Welcome back to Screen Ethics after another unexpected hiatus. I could attribute the absence to the sluggish months of pop-culture news, to new challenges that needed more immediate attention or to the sheer laziness of the editor. Mea Culpa, readers and friends, because we all know that it is the third reason. To ensure a more organized workflow, Screen Ethics will publish once a week on Saturdays and this would hopefully allow me to line-up content more efficiently. Hopefully, the days of a post every day for a week followed by two weeks of silence is behind us!
So let us resume our discussions of TV and pop-culture with Broen|Bron, one of the best TV shows of the 2010s. Over the past eight years, this show has built a name for itself as a character-driven psychological drama that goes beyond its quirky murder plot. The fourth and final season of acclaimed Swedish-Danish TV series ended in its distinct fashion – with a finality necessary and fitting to the character, and somewhat unexpected in a TV series. Saga Noren from Malmo Police department is perhaps a cop unlike any other, despite appearing to be a TV cop like every other TV cop. She has inexplicable police instincts that drive her methods, she is utterly socially incompetent, her methods often lead people close to her to uncomfortable situations. However, she is different from her counterparts in her ability to revisit her site of obsessive crime-solving and raising an important question – is it healthy for her to do the work she does?
The gruesome and sordid world of “the Bridge” is a study in near-cultural differences between two Scandinavian cities as well as the psycho-social differences between the society and someone who has cast herself outside of its conventions. Amidst a sea of expressionless geniuses who also solve crime on TV, Saga Noren is unique in her rather rigorously methodical approach to routine and mundane police work. She does not solve crimes through magical abilities. In fact, there are times where her methodical approach is detrimental to the case as she demonstrates ignorance to social conventions and etiquette, preventing her from achieving her goals. Saga’s is not a story of exceptional behavior as a gateway to exceptional results – it is a study of something that TV rarely engages with – consequences of such behavior.
Like many of the other tales of exceptional genius, Saga’s story also lies in the connections she builds around her despite the barriers she raises and maintains. Her closest friend is a mentor Hans, with whom she struggles to connect in a way that he would appreciate the effort she has put in. Two successive partners from across the eponymous bridge, are often at odds with her eccentric antisocial behavior, and their friendship survives because of their persistence rather than the effort. The first of them is Martin Rohde, played by the instantly likeable Kim Bodnia, who seems to regard Saga as a project as much as a friend. He tries to impart social interaction cues to Saga by introducing her to his wife and colleagues. The second partner, Henrik Sabroe, played by a more ambivalent Thure Lindhardt, extends this recuperative mission by becoming romantically involved with Saga.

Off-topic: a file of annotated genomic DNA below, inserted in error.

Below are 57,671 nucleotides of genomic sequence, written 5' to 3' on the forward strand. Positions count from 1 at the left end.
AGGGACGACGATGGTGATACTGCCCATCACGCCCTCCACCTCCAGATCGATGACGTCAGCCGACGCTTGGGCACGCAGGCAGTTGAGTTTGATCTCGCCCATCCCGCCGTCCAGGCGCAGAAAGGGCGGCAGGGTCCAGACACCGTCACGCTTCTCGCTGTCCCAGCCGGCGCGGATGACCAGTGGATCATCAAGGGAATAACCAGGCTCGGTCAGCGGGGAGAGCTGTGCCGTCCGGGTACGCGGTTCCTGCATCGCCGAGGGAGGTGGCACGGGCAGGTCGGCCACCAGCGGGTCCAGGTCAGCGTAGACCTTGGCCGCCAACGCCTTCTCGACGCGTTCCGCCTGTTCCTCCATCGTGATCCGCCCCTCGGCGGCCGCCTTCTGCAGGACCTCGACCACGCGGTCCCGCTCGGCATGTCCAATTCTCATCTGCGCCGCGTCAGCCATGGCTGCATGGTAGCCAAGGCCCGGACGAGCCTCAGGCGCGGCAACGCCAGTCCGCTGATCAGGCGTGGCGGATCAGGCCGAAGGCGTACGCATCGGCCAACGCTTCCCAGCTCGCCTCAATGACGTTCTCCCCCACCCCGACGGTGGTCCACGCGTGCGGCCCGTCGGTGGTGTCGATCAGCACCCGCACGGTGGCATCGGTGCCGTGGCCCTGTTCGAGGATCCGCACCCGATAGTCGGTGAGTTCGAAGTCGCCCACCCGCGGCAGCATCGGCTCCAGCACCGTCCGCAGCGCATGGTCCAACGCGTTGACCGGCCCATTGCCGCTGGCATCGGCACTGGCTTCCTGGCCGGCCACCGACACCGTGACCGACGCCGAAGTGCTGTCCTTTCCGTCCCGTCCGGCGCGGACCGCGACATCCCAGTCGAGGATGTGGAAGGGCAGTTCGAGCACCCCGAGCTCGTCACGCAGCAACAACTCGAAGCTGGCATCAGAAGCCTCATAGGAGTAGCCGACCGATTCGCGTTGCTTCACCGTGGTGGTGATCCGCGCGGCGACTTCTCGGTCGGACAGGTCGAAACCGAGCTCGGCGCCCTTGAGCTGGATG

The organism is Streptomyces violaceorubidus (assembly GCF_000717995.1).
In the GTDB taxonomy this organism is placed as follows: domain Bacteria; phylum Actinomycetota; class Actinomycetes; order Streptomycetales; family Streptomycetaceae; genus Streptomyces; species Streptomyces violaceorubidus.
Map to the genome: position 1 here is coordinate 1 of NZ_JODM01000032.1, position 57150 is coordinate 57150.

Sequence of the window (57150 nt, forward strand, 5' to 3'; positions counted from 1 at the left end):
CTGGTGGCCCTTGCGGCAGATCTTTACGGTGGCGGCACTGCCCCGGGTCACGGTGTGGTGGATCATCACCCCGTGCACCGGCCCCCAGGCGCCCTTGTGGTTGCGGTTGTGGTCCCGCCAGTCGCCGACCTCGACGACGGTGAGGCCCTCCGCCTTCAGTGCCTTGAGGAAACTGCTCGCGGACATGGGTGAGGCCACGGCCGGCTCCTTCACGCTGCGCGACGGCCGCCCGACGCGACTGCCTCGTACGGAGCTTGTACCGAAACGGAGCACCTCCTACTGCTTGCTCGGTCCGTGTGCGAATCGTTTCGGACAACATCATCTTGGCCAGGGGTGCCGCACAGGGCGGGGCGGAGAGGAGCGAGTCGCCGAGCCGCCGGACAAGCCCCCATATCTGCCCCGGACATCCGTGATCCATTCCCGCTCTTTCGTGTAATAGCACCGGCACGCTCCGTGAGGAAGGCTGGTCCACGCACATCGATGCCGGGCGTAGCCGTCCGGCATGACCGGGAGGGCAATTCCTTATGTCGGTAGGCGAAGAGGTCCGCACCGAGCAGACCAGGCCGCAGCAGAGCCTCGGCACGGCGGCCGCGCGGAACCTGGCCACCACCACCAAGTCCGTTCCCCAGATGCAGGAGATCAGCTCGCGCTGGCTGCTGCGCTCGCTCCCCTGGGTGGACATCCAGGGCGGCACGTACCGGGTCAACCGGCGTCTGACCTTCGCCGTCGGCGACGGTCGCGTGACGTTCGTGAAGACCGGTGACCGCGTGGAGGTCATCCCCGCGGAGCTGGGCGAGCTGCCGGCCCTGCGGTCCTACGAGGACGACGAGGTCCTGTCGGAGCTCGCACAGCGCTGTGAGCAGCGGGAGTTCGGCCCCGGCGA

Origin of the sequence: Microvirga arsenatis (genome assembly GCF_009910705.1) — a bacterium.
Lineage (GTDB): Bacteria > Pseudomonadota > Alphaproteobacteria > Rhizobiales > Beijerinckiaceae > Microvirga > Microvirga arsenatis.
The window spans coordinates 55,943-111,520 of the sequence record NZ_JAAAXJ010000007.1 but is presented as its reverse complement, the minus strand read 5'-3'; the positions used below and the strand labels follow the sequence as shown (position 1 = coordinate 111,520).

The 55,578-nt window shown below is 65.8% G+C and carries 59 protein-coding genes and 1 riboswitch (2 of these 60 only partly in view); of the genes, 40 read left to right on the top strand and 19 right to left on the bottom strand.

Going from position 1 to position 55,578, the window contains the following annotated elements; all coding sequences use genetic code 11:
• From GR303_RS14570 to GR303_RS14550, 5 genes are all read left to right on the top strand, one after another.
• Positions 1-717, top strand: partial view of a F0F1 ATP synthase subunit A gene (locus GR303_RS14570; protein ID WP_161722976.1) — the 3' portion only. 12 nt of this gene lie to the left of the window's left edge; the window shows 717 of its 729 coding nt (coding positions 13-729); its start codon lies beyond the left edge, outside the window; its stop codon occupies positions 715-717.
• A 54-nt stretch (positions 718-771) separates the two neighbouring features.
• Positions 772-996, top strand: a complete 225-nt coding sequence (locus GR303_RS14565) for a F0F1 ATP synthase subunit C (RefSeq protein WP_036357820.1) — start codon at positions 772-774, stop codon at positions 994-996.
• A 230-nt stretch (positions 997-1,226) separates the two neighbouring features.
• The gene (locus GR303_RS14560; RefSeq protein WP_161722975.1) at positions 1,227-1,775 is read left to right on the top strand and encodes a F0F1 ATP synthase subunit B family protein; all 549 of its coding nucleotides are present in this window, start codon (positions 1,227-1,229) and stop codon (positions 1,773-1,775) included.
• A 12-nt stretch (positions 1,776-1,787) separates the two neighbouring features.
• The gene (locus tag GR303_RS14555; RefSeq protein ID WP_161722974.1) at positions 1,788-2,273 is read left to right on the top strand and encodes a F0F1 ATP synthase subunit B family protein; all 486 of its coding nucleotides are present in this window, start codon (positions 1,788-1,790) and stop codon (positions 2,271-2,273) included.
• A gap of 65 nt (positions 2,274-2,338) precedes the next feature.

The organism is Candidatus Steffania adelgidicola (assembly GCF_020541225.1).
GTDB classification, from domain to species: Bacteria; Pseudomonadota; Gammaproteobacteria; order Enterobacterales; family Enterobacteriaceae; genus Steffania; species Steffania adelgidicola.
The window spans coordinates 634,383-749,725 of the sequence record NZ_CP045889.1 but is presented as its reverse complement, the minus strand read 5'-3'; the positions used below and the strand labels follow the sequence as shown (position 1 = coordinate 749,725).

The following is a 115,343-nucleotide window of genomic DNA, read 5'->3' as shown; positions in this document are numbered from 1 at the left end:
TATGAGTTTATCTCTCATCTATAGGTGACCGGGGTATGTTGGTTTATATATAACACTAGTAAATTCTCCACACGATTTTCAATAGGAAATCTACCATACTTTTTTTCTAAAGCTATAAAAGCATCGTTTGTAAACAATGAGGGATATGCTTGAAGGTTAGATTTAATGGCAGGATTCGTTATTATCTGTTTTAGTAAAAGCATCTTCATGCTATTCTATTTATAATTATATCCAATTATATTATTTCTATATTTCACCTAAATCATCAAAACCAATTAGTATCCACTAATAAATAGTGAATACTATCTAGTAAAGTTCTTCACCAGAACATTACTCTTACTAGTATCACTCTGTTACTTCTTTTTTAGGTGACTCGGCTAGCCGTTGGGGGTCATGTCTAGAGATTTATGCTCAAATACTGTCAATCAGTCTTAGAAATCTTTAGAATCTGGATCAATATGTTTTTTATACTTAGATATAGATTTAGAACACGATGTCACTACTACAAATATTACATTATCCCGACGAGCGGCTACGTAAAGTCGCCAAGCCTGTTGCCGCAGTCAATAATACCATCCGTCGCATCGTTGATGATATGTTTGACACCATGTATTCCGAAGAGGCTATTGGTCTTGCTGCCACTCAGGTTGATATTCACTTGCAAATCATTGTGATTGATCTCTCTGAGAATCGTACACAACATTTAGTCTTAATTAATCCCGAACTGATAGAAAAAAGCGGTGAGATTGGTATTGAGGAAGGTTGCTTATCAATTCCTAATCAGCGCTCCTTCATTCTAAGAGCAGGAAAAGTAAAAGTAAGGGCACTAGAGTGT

However, the show does not allow Saga to simply succeed in a typical manner of an overcoming the odds narrative. Saga’s success does not hinge on a “despite” which is the bread and butter of eccentric characters on TV. While she manages to forge important connections with people close to her, the narrative does not simply show an outsider magically transform into a well-adjusted person. This show goes one step further to examine the effects of her personality on the connections she manages to forge. The story also engages with the adverse effects she has on the people she is connected to, because of her relentlessly single-minded policing. In the final moment of the show, Saga stands on the titular bridge and weighs the defining role she accorded to her job as a police officer. In the dynamic world of the Bridge, Saga is not exempt from the changes and decision-making that other characters face. And therein lies the greatness of this show – in its unwavering commitment to providing consequences to its characters.
Similar only to River, she reaches something very remarkable in a TV series – narrative resolution for a character as a result of introspection and growth. TV shows are built to last and spawn more iterations of the same format. TV shows have suffered from this very limitation, as necessary elements of character development often strike at odds with the inevitable reset that occurs at the beginning of a new season. Characters will face reversals bringing them back to their earlier position, or they will face new problems that perpetuate a familiar structure. This is a glaring aspect of the TV series which we endure for the necessity of continuity. Unless we are willing to tolerate the endless run of stand-alone episodic structure from the 80s era sitcoms, there seems to be no option but to come to terms with the process of TV returning to stasis in order to continue. This is where Broen takes a bold step in a different direction. Every move in the narrative is structured towards a conclusive resolution for the narrative.
Although the viewer is surprised at this seemingly impossible conclusion, TV history has also warned us to be wary of such endings. Shows which have progressed to a fitting conclusion have often been resurrected from beyond the grave for yet another series for simple monetary reasons. Here is hoping that one of TV’s greatest shows does not face such ignominy.
SARAVANAN MANI is editor and contributing writer here at ScreenEthics.com. He is a graduate student at Nanyang Technological University, Singapore, pursuing a PhD in English focusing on American Crime Television.